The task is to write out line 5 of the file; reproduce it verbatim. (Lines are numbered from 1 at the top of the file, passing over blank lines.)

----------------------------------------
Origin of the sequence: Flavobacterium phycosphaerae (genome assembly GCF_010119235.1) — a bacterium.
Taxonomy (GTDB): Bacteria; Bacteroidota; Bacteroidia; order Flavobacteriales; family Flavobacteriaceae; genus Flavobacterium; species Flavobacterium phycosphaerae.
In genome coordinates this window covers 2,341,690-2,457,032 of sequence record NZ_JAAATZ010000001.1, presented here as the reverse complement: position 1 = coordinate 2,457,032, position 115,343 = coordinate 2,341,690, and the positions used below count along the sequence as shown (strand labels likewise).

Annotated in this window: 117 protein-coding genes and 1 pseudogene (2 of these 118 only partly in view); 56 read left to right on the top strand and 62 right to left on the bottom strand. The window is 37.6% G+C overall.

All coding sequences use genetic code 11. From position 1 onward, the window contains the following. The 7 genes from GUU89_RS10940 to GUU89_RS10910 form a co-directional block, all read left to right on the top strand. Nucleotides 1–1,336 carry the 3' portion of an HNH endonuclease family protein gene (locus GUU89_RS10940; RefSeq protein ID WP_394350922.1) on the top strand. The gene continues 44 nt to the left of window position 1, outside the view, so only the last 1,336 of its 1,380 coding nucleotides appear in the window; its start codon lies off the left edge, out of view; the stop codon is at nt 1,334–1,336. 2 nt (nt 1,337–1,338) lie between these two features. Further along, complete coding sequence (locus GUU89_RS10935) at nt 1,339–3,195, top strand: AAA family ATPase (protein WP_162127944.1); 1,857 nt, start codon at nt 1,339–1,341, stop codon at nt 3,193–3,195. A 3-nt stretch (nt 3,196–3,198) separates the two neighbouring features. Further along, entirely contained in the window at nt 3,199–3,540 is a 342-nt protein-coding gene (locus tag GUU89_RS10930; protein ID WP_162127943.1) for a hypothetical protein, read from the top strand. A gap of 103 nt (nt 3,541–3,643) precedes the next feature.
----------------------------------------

All coding sequences use genetic code 11. From position 1 onward, the window contains the following. The 7 genes from GUU89_RS10940 to GUU89_RS10910 form a co-directional block, all read left to right on the top strand. Nucleotides 1–1,336 carry the 3' portion of an HNH endonuclease family protein gene (locus GUU89_RS10940; RefSeq protein ID WP_394350922.1) on the top strand. The gene continues 44 nt to the left of window position 1, outside the view, so only the last 1,336 of its 1,380 coding nucleotides appear in the window; its start codon lies off the left edge, out of view; the stop codon is at nt 1,334–1,336. 2 nt (nt 1,337–1,338) lie between these two features. Further along, complete coding sequence (locus GUU89_RS10935) at nt 1,339–3,195, top strand: AAA family ATPase (protein WP_162127944.1); 1,857 nt, start codon at nt 1,339–1,341, stop codon at nt 3,193–3,195. A 3-nt stretch (nt 3,196–3,198) separates the two neighbouring features. Further along, entirely contained in the window at nt 3,199–3,540 is a 342-nt protein-coding gene (locus tag GUU89_RS10930; protein ID WP_162127943.1) for a hypothetical protein, read from the top strand. A gap of 103 nt (nt 3,541–3,643) precedes the next feature.